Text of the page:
South Sudan's rebel leader and former vice-president Riek Machar is offering a solution to end the ongoing civil war in the world's newest nation, his wife has told IBTimes UK. Angelina Teny made the comment during a conference – held at London's Chatham House 10 January – on prospects of peace in South Sudan.

The African nation gained independence from Sudan in 2011. However, it descended into war in 2013, when President Salva Kiir, of the Dinka ethnic group, fired his deputy and rebel leader Riek Machar from his cabinet.

Ethnic-related violence targeting Dinka and Nuer ethnic groups then spread,

An estimated 50,000 people have been killed, amid allegations of crimes against humanity committed by both sides, including rape, torture and the use of child soldiers. Millions are displaced and are facing severe food shortages due to a man-made famine.

Kiir and Machar have agreed on several peace deals – the last of which was signed in August 2015 – but have failed to control their troops, who have broken every ceasefire since 2014.

Machar, who leads the opposing faction Sudan People's Liberation Movement-in-Opposition (SPLM-IO), fled South Sudan following deadly fighting in Juba in July. He was replaced by Taban Deng Gai, a former ally of his.

The rebel leader is currently in South Africa, and said in an exclusive talk with IBTimes UK that he was ready "to go home".

His wife Teny, also a member of SPLM-IO, believes her husband can contribute to achieve peace in the war-torn nation, which is on the verge of a Rwanda-style genocide.

"Machar has been out of the county for months, but the conflict has not ended, it has intensified," she said.

"If people bothered to look into the records of how our chairman [Machar] has been conducting himself during the interim period, including the transitional period, you would see that he has always taken a risk to ensure there is peace and reconciliation in South Sudan," Teny, who was state minister of energy and mining in the Khartoum-based Government of National Unity, continued.

She also stressed that, although ethnicity is being used as a motive to prolong violence, it is not the underlying cause of the conflict. Teny also accused the governemnt of perpetrating ethnic-related violence against its people.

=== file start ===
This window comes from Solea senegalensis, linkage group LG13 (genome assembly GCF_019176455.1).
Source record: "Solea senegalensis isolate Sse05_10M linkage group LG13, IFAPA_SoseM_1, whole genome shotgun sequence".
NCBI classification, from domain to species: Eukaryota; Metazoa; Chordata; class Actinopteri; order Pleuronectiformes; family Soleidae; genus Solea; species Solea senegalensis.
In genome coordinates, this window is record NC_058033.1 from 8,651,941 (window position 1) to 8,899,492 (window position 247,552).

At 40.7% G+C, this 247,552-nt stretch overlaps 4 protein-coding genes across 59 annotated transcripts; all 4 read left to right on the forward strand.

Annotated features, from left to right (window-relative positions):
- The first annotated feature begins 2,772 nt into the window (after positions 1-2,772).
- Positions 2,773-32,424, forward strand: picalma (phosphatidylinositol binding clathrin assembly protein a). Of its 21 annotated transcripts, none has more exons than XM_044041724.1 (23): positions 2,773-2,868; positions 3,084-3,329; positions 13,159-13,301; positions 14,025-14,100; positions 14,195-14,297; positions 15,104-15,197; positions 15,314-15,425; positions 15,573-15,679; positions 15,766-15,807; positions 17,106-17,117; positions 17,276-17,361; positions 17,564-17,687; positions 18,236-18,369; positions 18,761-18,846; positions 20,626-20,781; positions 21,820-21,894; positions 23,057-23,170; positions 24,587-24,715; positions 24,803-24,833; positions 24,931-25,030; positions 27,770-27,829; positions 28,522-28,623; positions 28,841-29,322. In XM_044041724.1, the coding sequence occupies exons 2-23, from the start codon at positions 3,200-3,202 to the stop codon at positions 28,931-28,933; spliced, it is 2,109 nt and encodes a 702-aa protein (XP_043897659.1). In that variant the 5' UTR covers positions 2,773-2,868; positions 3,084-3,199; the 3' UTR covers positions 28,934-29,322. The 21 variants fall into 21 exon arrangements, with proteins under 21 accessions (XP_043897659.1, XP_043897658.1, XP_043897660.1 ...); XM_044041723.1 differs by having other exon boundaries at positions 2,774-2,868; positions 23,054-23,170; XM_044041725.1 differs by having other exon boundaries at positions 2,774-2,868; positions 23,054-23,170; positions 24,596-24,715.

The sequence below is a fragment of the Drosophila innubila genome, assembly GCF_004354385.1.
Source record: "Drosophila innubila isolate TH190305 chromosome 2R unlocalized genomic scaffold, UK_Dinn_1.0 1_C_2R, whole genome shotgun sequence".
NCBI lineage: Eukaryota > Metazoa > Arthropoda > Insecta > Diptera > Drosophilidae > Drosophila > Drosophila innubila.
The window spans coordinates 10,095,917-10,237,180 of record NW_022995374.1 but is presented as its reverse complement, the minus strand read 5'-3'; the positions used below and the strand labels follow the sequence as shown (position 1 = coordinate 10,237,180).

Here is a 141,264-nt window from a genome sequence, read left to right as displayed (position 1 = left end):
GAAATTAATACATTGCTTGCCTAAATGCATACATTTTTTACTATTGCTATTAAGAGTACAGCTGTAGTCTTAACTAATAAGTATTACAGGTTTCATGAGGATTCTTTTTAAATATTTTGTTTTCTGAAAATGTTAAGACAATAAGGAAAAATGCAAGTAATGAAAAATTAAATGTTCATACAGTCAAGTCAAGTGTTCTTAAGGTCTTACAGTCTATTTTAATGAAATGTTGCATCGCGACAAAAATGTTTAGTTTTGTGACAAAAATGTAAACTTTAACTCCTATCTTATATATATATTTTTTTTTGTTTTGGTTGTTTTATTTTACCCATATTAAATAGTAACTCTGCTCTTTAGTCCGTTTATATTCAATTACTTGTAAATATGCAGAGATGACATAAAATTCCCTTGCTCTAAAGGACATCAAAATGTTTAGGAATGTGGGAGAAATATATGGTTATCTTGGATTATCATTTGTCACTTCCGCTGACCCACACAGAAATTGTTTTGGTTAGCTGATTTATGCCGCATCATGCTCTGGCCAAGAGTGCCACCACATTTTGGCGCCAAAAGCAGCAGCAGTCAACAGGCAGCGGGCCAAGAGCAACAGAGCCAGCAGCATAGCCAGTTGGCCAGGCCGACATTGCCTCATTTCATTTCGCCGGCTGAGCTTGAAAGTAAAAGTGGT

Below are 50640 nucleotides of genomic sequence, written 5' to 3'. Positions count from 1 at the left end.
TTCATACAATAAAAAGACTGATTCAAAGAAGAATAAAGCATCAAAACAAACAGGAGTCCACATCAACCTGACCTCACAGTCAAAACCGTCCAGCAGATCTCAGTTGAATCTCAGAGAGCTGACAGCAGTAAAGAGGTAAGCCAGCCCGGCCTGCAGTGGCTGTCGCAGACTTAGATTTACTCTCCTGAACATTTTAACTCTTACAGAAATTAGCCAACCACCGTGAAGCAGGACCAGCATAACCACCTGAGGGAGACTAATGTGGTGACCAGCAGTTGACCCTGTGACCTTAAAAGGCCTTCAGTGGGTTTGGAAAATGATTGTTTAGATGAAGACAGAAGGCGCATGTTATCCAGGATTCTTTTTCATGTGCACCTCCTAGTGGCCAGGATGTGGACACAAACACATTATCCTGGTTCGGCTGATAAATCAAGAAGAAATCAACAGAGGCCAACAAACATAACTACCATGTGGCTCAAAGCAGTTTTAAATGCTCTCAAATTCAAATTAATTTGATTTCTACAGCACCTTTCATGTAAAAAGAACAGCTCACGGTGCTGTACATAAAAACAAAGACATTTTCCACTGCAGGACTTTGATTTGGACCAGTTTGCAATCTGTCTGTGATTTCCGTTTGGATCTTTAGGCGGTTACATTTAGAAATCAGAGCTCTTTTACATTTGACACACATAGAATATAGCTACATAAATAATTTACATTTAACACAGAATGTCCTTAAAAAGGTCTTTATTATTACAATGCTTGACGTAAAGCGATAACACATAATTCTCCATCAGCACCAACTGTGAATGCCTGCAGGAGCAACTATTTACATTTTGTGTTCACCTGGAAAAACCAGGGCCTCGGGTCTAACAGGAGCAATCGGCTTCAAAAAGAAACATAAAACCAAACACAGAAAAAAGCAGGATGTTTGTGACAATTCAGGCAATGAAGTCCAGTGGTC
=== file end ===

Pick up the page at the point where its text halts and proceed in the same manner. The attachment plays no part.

"In 2013, when the conflict broke, there were massacres against people of specific ethnic groups, carried out mainly by government forces. Now, people are fleeing areas controlled by government forces and relocating to rebel-held areas where the situation is a bit better and they can escape rape," she went on alleging.

"It is important to look at the root causes of the conflict. Take time and patience, and you will see that my chairman offers an alternative."

Like her husband told IBTimes UK in November 2016, Teny said SPLM-IO remained committed to the August 2015 peace agreement.

"SPLM-IO also calls for demilitarisation of majour towns as well as justice and accountability for atrocities committed. Since violence broke out in July 2016, there has not been a process to bring all warring sides to the table," she said.

"A national dialogue is important, but war must be stopped first, so that people – from all sides of the conflict – can sit and have an honest conversation,"Teny concluded.

Both the South Sudanese embassy in London and Kiir's press secretary have not responded to a request for comments on Teny's claims.

In December, Kiir called for a national dialogue to, "save the country from disintegration and usher in a new era of peace, stability and prosperity."

In his speech, the president did not mention Machar or any plan to bring perpetrators to justice. However, he called on both sides to immediately cease hostilities and prepare, "the ground for a more peaceful, secure and joyous Christmas and New Year."